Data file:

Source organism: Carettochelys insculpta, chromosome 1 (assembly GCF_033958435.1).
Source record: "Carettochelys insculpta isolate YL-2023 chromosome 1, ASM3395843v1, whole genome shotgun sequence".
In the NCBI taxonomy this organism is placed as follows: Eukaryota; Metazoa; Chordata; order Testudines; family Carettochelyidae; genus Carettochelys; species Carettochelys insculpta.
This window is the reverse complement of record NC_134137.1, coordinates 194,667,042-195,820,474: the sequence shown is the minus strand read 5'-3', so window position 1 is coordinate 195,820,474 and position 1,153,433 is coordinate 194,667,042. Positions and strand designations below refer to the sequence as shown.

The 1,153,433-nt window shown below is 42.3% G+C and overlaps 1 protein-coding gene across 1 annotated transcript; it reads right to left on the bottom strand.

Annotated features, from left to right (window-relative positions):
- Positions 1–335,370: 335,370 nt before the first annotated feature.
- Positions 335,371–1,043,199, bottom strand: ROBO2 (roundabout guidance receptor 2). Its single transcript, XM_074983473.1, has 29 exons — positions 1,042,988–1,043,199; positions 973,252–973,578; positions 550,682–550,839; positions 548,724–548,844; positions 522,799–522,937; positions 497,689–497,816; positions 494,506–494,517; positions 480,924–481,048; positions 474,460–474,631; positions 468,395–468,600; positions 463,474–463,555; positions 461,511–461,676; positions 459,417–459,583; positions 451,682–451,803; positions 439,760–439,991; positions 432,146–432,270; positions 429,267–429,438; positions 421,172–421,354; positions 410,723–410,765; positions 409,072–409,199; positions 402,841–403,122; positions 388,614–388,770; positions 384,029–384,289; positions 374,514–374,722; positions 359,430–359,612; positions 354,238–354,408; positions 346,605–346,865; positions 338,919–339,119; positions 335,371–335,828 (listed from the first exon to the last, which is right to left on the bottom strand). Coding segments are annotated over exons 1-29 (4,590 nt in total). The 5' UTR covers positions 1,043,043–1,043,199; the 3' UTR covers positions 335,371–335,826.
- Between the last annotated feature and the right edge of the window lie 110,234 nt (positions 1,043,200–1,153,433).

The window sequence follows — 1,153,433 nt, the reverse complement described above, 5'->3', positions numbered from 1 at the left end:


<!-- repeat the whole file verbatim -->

Source organism: Carettochelys insculpta, chromosome 1 (assembly GCF_033958435.1).
Source record: "Carettochelys insculpta isolate YL-2023 chromosome 1, ASM3395843v1, whole genome shotgun sequence".
In the NCBI taxonomy this organism is placed as follows: Eukaryota; Metazoa; Chordata; order Testudines; family Carettochelyidae; genus Carettochelys; species Carettochelys insculpta.
This window is the reverse complement of record NC_134137.1, coordinates 194,667,042-195,820,474: the sequence shown is the minus strand read 5'-3', so window position 1 is coordinate 195,820,474 and position 1,153,433 is coordinate 194,667,042. Positions and strand designations below refer to the sequence as shown.

The 1,153,433-nt window shown below is 42.3% G+C and overlaps 1 protein-coding gene across 1 annotated transcript; it reads right to left on the bottom strand.

Annotated features, from left to right (window-relative positions):
- Positions 1–335,370: 335,370 nt before the first annotated feature.
- Positions 335,371–1,043,199, bottom strand: ROBO2 (roundabout guidance receptor 2). Its single transcript, XM_074983473.1, has 29 exons — positions 1,042,988–1,043,199; positions 973,252–973,578; positions 550,682–550,839; positions 548,724–548,844; positions 522,799–522,937; positions 497,689–497,816; positions 494,506–494,517; positions 480,924–481,048; positions 474,460–474,631; positions 468,395–468,600; positions 463,474–463,555; positions 461,511–461,676; positions 459,417–459,583; positions 451,682–451,803; positions 439,760–439,991; positions 432,146–432,270; positions 429,267–429,438; positions 421,172–421,354; positions 410,723–410,765; positions 409,072–409,199; positions 402,841–403,122; positions 388,614–388,770; positions 384,029–384,289; positions 374,514–374,722; positions 359,430–359,612; positions 354,238–354,408; positions 346,605–346,865; positions 338,919–339,119; positions 335,371–335,828 (listed from the first exon to the last, which is right to left on the bottom strand). Coding segments are annotated over exons 1-29 (4,590 nt in total). The 5' UTR covers positions 1,043,043–1,043,199; the 3' UTR covers positions 335,371–335,826.
- Between the last annotated feature and the right edge of the window lie 110,234 nt (positions 1,043,200–1,153,433).

The window sequence follows — 1,153,433 nt, the reverse complement described above, 5'->3', positions numbered from 1 at the left end: